stylistic origins: Acoustic sounds, traditional musical instruments, speaking voices
cultural origins: Late 1940s, Europe
sub-genres: 18
artists listed: 2,560
albums: 12,072
tracks: 122,982
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stylistic origins: Acoustic sounds, traditional musical instruments, speaking voices
cultural origins: Late 1940s, Europe

Avant-Garde in music may refer to an extreme form of musical improvisation in which little or no regard is given by soloists to any underlying chord structure or rhythm, such as free jazz and some forms of noise music. It can also be used on any form of music working within traditional structures, while seeking to breach boundaries in some manner and be ahead of its time, i.e. containing innovative elements or fusing different genres.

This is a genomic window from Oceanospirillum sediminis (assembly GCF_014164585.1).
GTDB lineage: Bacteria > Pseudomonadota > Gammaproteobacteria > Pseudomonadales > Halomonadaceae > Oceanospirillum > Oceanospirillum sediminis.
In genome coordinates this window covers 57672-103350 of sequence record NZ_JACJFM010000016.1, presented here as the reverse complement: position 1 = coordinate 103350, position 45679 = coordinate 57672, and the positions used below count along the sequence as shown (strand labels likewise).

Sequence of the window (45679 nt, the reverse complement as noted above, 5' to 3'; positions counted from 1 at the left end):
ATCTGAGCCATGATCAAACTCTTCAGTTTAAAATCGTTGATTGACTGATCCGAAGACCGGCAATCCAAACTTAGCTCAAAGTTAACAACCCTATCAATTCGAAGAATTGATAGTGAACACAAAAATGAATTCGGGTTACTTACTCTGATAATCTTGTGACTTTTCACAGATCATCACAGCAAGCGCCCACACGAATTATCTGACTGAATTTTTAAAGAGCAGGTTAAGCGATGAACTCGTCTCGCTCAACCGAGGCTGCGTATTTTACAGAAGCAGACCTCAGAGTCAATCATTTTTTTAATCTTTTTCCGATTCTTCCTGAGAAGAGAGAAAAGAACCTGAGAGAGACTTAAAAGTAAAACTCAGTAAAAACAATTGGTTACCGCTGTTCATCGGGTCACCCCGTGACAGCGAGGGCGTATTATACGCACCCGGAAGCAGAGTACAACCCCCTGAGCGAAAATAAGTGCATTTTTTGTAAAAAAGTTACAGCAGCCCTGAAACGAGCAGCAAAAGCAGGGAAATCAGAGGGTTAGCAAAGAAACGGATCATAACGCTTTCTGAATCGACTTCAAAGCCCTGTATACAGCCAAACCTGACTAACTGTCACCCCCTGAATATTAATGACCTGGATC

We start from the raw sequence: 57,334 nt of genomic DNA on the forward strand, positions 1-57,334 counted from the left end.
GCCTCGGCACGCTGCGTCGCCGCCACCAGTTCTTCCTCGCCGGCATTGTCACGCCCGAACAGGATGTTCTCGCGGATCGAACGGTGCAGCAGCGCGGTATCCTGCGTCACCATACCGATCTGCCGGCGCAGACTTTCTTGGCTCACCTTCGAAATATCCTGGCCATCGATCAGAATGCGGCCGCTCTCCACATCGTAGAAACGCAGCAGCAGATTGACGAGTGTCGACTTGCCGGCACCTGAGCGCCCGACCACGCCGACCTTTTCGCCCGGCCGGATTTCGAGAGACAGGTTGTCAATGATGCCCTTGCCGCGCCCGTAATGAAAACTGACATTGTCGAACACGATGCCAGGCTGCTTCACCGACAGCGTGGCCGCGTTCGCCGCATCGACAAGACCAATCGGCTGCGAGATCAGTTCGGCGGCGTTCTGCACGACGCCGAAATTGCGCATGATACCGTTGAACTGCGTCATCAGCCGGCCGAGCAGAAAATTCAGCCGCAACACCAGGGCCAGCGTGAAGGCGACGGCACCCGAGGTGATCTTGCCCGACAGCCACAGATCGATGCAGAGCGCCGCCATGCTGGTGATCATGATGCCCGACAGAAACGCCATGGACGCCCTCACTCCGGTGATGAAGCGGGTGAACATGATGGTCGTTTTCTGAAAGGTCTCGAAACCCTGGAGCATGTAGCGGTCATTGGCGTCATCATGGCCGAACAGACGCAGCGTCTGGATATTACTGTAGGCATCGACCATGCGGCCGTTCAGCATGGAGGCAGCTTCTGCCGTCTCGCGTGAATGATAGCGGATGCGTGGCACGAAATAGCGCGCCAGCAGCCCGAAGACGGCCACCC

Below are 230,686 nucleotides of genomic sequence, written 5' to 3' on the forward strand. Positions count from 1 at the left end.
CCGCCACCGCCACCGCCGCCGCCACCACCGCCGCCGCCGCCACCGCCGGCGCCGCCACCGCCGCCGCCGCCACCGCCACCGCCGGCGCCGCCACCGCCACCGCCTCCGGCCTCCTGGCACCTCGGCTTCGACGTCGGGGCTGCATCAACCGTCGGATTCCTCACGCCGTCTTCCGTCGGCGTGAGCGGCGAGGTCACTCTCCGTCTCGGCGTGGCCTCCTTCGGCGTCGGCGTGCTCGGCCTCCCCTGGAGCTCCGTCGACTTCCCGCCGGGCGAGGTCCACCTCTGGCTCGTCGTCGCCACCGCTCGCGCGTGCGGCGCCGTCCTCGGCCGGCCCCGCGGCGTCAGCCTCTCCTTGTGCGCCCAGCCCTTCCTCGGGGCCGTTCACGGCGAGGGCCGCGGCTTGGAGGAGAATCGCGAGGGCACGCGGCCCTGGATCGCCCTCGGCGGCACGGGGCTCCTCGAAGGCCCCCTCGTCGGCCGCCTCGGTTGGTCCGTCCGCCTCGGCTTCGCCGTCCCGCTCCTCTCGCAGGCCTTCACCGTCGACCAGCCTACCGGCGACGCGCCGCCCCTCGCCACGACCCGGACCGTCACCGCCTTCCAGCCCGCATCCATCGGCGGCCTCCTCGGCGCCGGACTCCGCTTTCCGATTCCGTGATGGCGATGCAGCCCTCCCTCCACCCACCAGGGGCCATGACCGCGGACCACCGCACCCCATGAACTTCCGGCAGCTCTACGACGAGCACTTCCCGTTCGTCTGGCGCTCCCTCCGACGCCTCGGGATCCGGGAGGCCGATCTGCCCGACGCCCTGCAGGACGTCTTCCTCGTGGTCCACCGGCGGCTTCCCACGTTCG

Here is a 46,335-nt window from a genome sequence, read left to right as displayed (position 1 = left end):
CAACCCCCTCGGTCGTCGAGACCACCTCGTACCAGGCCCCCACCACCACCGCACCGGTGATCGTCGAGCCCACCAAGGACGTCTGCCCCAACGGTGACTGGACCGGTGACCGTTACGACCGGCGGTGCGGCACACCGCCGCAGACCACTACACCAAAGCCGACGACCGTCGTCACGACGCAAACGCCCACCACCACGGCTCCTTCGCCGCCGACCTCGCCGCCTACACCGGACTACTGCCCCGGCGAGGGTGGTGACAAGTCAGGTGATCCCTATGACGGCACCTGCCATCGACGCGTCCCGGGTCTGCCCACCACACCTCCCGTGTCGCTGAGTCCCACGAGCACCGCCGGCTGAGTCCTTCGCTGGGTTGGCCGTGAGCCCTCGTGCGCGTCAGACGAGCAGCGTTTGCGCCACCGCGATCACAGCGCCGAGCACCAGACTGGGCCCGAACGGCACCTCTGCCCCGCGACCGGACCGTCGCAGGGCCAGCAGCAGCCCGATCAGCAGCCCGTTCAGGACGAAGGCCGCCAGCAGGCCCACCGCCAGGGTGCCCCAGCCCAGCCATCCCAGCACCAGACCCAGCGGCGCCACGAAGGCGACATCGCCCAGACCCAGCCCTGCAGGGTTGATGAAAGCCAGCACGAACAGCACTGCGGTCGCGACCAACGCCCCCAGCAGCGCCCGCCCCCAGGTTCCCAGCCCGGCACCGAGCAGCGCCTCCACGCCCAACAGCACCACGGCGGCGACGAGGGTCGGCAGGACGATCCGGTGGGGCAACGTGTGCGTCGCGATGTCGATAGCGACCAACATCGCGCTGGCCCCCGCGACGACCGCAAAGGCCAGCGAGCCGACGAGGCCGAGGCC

Musique concrète (meaning concrete music in French) is a technique used sometimes in avant-garde music that starts from recorded acoustical sounds (which may be from traditional musical instruments or singing or speaking voices, as well as from natural environmental sounds and other non-inherently musical noises, or even electronically generated sounds) which are transformed in the recording studio to create musical structures.

Pieces that have used Musique concrète include "Étude aux chemins de fer" (1948) and "Variations sur une flûte mexicaine" (1949) by Pierre Schaeffer, "Revolution 9" by The Beatles (1968), "Lumpy Gravy" by Frank Zappa (1967), "1983... (A Merman I Should Turn to Be)" by Jimi Hendrix and "Several Species of Small Furry Animals Gathered Together in a Cave and Grooving with a Pict" by Pink Floyd (1969). Influences of musical improvisation, free jazz and minimalism can be found on The Velvet Underground album "The Velvet Underground & Nico" (1967) and on Patti Smith's "Horses" (1975).

This description is licensed under the GNU Free Documentation License. It uses materials from the Wikipedia article "Avant-garde".

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